I wrote the opening scene of my next book, which will have the same characters as the Department of Temporal Adjustment. It will be a stand-alone book in that I want people to be able to read this one without having read DTA.
As you read, please keep in mind that this is the very first draft, and when I write first drafts I don’t worry overly much about little things, like grammar, punctuation, etc.
But I will try to be brave and share.
“Hello,” I rasped into the phone, my voice still as asleep as my brain had been ten seconds before. It was 10 o’clock in the morning, and for the first time in years my children had decided to let me sleep late.
“Is this Mrs. (last name)” a man’s voice asked.
“Yes, this is Mrs. (last name). Who is this?”
“This is Dr. Brown at Madigan Hospital. Did you know that your husband was in a car accident, that he was hit by a semi this morning?”
“What!” I yelled, finally fully awake.
“Now don’t worry, he’s going to be okay. He was brought in to Madigan at 6:30 this morning.”
“Excuse me ma’am, but has anyone called you this morning? Did anyone call to let you know about your husband’s accident?”
“No! How’s he doing? Can I come down?”
“He’s in Intensive Care, but conscious. We think he’ll be fine, but you should come right away.”
“He’s conscious? Thank goodness!”
“He’s not out of the woods yet though. He has internal injuries that are causing internal bleeding. You should be here.”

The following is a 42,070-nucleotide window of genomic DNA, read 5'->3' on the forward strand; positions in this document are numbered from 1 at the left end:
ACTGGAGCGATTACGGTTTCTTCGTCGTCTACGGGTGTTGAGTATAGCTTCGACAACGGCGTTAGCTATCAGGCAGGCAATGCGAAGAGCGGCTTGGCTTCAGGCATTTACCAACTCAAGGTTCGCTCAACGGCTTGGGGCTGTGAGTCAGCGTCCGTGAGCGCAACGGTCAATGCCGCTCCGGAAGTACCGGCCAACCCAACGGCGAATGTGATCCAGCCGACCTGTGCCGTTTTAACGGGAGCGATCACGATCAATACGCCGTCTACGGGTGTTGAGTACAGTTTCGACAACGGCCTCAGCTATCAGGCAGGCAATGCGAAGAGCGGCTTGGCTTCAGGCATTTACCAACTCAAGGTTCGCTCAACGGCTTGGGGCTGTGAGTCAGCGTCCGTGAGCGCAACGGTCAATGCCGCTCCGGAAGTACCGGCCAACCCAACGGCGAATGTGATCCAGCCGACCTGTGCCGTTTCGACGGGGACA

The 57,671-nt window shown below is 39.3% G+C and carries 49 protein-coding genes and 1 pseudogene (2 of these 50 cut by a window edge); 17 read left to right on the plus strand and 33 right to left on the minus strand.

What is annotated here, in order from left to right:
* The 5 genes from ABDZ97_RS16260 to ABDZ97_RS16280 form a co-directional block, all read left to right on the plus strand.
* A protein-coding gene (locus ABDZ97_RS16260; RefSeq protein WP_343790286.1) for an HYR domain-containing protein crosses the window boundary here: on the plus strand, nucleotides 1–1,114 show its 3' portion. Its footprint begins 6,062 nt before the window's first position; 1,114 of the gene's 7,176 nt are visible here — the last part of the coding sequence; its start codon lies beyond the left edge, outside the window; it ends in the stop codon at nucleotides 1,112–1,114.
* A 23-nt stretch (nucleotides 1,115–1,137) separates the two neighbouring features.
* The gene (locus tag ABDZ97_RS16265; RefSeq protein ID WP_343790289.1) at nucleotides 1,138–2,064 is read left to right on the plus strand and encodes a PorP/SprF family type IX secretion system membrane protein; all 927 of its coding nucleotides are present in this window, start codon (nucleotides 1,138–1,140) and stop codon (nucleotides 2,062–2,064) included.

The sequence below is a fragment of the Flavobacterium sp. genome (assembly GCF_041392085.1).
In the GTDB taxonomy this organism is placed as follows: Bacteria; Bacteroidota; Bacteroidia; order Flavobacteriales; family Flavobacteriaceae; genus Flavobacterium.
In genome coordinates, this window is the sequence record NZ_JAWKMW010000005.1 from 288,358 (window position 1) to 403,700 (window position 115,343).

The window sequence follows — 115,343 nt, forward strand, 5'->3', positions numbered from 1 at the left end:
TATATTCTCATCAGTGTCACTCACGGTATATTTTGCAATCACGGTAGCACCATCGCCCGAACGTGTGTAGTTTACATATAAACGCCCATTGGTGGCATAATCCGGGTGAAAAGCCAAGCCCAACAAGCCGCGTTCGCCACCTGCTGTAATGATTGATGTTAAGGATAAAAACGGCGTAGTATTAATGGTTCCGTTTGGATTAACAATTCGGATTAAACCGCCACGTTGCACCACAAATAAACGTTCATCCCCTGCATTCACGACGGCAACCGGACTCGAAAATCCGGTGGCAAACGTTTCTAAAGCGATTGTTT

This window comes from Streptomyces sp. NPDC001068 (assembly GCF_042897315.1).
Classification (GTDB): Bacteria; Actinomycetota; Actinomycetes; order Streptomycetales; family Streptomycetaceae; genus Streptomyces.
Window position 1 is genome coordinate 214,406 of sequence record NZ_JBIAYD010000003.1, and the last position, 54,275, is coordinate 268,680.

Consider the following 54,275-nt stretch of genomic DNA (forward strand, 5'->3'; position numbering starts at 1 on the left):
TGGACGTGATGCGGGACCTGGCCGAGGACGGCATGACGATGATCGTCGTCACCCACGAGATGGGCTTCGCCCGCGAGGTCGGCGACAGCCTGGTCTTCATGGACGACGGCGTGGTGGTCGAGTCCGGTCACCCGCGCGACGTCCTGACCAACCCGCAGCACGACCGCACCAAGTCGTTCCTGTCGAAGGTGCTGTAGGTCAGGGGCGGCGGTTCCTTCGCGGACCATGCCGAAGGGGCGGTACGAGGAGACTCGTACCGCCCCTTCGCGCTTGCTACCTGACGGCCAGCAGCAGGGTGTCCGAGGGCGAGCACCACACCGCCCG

“Bleeding? Internal bleeding?”
“We’ll have to keep him her a few days. You could stay in a hotel nearby while you wait for him to be released.”
“Yes. Yes, I’ll be there…oh my goodness, it will take at least an hour to get there! Why is he in Madigan? Why was he taken so far from Seattle? Where was the accident?”
“The accident happened in on I-5 near Federal Way.”
“That’s right by Seattle! Why was he taken to Madigan? Madigan is an Army hospital, he’s not in the Army.”
“He was wearing his Air Force uniform, so he was taken to the nearest military hospital.”
“Ma’am, maybe you should just come.”
“Right. Thank you doctor. I’ll be there as soon as I can.”
As I hung up the phone I could hear the sound of my children playing quietly in the other room. The sound should have comforted me, but instead made me shiver uncontrollably. Tony, my wonderful husband, the father of those four beautiful girls playing so innocently in the other room, had been in an accident. My husband, the man I planned to grow old with, was in the hospital. My Tony, my strong, dependable, fearless husband, was lying, hurt and injured, in a hospital bed over an hour away. My darling husband had been in an accident with a semi.
The image of an eighteen wheeler barreling down the road popped into my head as I suddenly remembered which of our two cars Tony always drove to work. It was the cute little red Honda, a little bitty, teeny tiny, lightweight Honda.
Fear gripped my heart and wrung it like a two-year-old squeezes play dough. That doctor had gone on and on about how I needed to get to the hospital fast. What if Tony was hurt worse than the doctor had let on? Tony was in Intensive Care, after all. Didn’t Intensive Care mean—
“Mommy,” a voice interrupted my thoughts, “who was on the phone?”